Jerry Comello entered the Army upon graduation from West Point in 1962.

“We already had interests in Vietnam, but we were preoccupied with completing the Officers Basic Course, Ranger School etc., at the Infantry school and anticipating our first assignment, so we didn’t think too much about that.”

In fact, his first assignment was at Fort Riley, Kansas and Germany with the 2nd Battle Group of the 26th Infantry, 1st Infantry Division. There he cut his teeth as a new officer, and met people and had experiences that would influence both of his two tours in Vietnam. The orders for Vietnam came after he was promoted to 1st lieutenant.

“Back then, when you made 1st lieutenant, you were 'available' for assignment to Vietnam because a 1LT had been added to the battalion advisory teams. In early summer 1964 I attended the Military Assistance Training and Advisor (MATA) course at Fort Bragg and deployed to Vietnam. That course was exceptional. I couldn’t pick up the language as fast as I would’ve liked, i.e., I never had a 'conversation' in Vietnamese beyond the task at hand because most of my counterparts spoke English. But I never had a problem getting fed."

Comello was assigned to the Military Assistance Advisory Command (MACV)'s Third Corps area in the Phuoc Binh Tanh Special Zone.

“Col. Manh was in charge, and his counterpart adviser was Lt. Col. John Hill. Initially I was assigned as a watch officer in the Tactical Operation Center (TOC). The Special Zone had three ARVN regiments and one Ranger battalion the, 31st Rangers. In my interview with Lt. Col. Hill I requested assignment to the 31 Rangers and he approved.

With the previous captain wounded and evacuated, the new advisory team would be comprised of Comello, Capt. David Longacre and Sgt. Bennet.

“The first thing we did was to review the notes that Capt. Thorsen had left behind, principally his maps. They were the 1 over 100,000, variety. He had marked and commented on all the recon routes they had used. To the east there was an area called War Zone D. Only part of the map had topography and color. Most of war Zone D was white, and in that space Capt. Thorsen had written: ‘There be dragons.' And he was right, there were plenty of dragons in there.”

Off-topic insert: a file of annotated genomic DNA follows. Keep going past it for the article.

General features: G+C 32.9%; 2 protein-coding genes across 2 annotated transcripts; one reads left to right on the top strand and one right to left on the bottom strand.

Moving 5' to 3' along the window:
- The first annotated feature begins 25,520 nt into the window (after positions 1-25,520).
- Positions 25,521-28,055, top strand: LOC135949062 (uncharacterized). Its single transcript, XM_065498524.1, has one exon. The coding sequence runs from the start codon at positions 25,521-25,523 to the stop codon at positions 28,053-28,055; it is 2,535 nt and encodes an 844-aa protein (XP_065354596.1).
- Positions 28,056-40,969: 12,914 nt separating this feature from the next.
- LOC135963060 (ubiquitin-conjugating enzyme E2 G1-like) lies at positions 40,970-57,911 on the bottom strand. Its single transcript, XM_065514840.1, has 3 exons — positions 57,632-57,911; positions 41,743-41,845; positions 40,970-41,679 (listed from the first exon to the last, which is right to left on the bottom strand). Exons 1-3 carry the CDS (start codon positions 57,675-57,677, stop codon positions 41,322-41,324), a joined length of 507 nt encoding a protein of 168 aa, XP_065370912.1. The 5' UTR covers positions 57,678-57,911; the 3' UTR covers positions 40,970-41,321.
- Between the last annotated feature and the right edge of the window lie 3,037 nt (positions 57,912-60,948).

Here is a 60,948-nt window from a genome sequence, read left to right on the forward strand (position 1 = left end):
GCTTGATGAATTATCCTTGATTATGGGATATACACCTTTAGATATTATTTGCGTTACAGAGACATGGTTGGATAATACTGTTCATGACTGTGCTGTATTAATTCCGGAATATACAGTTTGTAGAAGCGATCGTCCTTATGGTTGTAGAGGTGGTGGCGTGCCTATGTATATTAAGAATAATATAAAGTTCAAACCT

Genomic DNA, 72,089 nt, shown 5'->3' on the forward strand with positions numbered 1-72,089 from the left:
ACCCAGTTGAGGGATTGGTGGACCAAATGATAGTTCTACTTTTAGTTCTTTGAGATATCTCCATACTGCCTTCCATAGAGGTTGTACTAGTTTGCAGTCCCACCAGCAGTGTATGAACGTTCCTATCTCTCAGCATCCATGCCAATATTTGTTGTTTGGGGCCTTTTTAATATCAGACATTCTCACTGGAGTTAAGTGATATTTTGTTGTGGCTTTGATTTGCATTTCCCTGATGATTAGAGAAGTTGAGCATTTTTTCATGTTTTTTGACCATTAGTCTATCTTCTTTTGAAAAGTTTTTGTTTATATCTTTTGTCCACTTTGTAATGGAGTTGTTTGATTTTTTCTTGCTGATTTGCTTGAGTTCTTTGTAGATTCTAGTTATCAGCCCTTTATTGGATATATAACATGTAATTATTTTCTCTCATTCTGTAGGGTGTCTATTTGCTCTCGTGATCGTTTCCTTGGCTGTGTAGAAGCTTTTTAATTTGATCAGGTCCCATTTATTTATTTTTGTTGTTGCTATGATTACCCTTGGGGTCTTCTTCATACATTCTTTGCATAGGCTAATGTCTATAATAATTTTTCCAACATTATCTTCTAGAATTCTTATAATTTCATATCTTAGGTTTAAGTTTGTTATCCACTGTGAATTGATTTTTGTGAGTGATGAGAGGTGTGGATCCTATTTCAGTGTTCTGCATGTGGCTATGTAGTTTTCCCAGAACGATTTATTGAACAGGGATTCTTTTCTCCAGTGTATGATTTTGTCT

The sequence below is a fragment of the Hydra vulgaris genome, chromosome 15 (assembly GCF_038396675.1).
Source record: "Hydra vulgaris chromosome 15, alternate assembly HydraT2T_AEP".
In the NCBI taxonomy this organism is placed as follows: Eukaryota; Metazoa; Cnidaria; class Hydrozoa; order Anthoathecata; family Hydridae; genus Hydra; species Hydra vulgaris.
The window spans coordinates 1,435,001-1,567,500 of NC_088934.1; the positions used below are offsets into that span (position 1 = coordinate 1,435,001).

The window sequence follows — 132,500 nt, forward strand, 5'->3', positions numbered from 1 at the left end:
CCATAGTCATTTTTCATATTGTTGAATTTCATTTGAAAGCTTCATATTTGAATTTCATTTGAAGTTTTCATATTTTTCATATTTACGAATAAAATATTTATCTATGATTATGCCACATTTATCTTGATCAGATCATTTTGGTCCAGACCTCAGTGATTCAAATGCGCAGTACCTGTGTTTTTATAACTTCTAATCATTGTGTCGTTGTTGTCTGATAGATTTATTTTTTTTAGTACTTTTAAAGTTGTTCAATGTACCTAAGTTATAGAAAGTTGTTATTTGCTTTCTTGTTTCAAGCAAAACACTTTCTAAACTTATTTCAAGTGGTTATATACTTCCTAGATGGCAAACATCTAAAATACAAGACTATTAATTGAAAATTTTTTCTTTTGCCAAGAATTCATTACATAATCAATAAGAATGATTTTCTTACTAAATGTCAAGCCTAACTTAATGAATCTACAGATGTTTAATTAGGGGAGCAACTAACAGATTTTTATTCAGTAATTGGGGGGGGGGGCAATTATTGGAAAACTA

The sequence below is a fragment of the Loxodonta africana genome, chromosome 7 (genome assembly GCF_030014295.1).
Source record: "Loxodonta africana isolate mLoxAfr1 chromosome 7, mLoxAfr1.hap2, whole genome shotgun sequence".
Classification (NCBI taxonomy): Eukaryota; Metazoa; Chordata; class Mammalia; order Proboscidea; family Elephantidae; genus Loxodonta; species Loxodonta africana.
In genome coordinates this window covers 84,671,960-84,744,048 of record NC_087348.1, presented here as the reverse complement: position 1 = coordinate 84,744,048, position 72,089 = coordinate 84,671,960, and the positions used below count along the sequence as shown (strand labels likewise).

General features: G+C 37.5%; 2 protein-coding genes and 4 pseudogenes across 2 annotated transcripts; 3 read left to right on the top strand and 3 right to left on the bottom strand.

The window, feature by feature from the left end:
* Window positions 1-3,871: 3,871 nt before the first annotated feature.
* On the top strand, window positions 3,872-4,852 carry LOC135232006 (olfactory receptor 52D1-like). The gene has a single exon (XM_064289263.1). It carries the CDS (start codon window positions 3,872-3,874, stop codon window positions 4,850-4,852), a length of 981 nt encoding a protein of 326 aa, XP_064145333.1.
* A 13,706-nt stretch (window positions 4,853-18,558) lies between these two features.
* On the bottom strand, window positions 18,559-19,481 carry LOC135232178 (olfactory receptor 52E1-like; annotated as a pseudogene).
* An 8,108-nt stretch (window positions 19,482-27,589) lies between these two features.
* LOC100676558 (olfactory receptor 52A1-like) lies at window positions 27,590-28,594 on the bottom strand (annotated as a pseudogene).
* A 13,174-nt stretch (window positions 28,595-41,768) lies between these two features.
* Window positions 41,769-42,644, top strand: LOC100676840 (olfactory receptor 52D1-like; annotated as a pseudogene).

“Two companies, the battalion headquarters and advisory team were stationed at a rubber plantation owned by a Frenchman named Legay near Phuoc Hoa. The other three companies were stationed at Phuoc Vinh, guarding the Special Zone Headquarter about eight miles to the north. Legay looked just like Lou Costello with red hair. He told us he had been in Vietnam during the World War II and been interned by the Japanese. He had been freed, he said, by Americans. After WWII he had gone to Africa to manage a rubber plantation, and he had been invited back by the Diem regime.

"He had an excellent operation. There was an old triangular French fort on the property, which was unoccupied. He had a smokehouse and processing mill, an enormous water tower, a school, a contingent of Vietnamese women that taught there, and a little railroad that ran bulk items around. The property abutted the Song Be River. He was being intimidated increasingly by the VC.

“Legay needed support to make sure his workers could get to and from the fields, and protect his convoys shipping the rubber south. So the battalion patrolled the area surrounding the plantation and cleared the road for his convoys. To clear the road, approximately 15 miles, the 48th Regiment would come north from Tan Uyen halfway, and the 31st would go south to meet them. But to coordinate with the 48th and control the operation, the best we had was the Korean War vintage PRC 10 radio, so communications was always an issue.”